In essence, it means moving the abstraction of infrastructure resources to an even broader and deeper scope that includes networking and containers, as well as higher-level components like service discovery and resource management.

When we reach the state of a fully composable datacenter, applications will be able to define their resource requirements (as opposed to the administrator defining them); then some datacenter control software will logically provision all the resources the application needs, disregarding underlying hardware boundaries altogether.

In this future version of the datacenter, a low-level control mechanism will disaggregate cores, dynamic random access memory (DRAM), storage class memory, storage and networking so that the physical layout of infrastructure resources is irrelevant to applications. Really, the old notion of a "machine" becomes obsolete.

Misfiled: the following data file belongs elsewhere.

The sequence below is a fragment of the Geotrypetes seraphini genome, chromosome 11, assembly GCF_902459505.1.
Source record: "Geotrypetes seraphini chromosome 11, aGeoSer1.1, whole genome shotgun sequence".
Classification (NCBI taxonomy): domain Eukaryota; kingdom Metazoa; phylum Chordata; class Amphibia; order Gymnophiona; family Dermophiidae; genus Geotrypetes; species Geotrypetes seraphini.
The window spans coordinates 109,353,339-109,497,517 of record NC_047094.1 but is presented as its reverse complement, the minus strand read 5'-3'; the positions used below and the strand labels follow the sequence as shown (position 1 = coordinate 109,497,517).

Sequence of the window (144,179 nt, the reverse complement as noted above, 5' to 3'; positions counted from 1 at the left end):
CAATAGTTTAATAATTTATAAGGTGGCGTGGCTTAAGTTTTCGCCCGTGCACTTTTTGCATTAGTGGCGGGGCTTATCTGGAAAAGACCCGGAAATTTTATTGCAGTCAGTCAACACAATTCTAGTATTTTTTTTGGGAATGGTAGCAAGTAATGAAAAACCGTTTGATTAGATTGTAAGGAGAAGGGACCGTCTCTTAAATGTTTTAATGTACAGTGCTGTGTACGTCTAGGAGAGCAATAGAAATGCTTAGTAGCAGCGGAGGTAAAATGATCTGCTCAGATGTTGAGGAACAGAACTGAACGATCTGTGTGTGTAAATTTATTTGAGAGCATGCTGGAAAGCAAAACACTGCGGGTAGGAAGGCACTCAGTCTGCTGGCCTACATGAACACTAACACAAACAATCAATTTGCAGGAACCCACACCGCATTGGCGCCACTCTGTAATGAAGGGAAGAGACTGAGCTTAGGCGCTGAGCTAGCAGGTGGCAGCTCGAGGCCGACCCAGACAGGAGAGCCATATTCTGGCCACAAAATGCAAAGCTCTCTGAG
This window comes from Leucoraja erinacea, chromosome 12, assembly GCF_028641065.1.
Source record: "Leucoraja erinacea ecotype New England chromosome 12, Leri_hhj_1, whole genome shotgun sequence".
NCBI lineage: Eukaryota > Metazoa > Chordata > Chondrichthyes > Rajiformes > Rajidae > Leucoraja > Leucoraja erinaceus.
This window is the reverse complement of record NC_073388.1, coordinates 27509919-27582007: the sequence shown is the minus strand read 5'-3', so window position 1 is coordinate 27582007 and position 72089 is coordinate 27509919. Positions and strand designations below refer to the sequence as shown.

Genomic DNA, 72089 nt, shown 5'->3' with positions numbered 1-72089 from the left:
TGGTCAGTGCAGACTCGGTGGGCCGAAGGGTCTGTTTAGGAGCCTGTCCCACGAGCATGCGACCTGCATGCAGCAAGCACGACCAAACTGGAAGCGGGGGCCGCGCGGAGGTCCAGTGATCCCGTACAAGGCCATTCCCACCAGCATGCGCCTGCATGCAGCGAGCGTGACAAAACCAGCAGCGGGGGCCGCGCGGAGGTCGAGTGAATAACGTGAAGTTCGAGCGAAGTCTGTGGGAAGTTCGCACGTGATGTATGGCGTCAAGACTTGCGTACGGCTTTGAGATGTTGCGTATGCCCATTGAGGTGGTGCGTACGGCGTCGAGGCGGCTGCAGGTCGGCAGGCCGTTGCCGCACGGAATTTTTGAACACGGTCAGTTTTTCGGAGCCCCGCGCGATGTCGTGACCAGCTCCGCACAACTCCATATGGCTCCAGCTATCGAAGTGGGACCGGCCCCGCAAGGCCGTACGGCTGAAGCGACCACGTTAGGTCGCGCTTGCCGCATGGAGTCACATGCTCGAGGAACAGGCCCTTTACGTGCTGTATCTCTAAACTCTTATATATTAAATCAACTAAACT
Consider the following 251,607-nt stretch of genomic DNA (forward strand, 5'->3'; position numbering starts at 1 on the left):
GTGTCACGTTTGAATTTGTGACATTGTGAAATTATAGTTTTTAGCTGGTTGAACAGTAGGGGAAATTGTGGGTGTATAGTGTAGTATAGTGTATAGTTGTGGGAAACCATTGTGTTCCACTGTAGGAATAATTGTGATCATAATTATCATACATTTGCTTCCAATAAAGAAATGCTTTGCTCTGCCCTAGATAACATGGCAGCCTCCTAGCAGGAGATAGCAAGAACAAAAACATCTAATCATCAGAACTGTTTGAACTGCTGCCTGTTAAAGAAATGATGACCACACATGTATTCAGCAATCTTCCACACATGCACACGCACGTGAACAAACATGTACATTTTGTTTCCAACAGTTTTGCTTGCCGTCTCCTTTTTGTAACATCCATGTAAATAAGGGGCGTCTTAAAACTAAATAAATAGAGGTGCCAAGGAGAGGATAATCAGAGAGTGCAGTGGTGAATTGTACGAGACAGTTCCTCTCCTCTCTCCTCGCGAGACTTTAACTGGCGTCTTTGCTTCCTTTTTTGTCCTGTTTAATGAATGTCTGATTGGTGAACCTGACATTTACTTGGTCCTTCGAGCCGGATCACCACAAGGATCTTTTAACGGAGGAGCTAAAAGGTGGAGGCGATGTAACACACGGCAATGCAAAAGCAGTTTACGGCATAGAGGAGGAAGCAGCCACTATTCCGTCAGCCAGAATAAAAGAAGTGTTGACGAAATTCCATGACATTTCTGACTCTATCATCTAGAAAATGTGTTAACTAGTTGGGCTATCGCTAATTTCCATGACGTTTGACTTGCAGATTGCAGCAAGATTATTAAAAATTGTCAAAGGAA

That's right: the same way that virtual desktop infrastructure (VDI) has made the idea of full desktop computers less relevant, server infrastructure will likely go the way of the Dodo bird. Future datacenters will resemble mainframes much more than they resemble the islands of x86 CPU and memory we have today.

Although thinking about abstracting the datacenter in this way continues to move datacenter design in a helpful direction, there's something still fairly limiting about how datacenters are constructed today: the units for assembling the infrastructure remain rather inflexible. Memory and CPU are tightly bound to the motherboard of a single server, and therefore can't be aggregated and pooled across units the same way that a resource like storage can.

What's Compelling About Composable Infrastructure?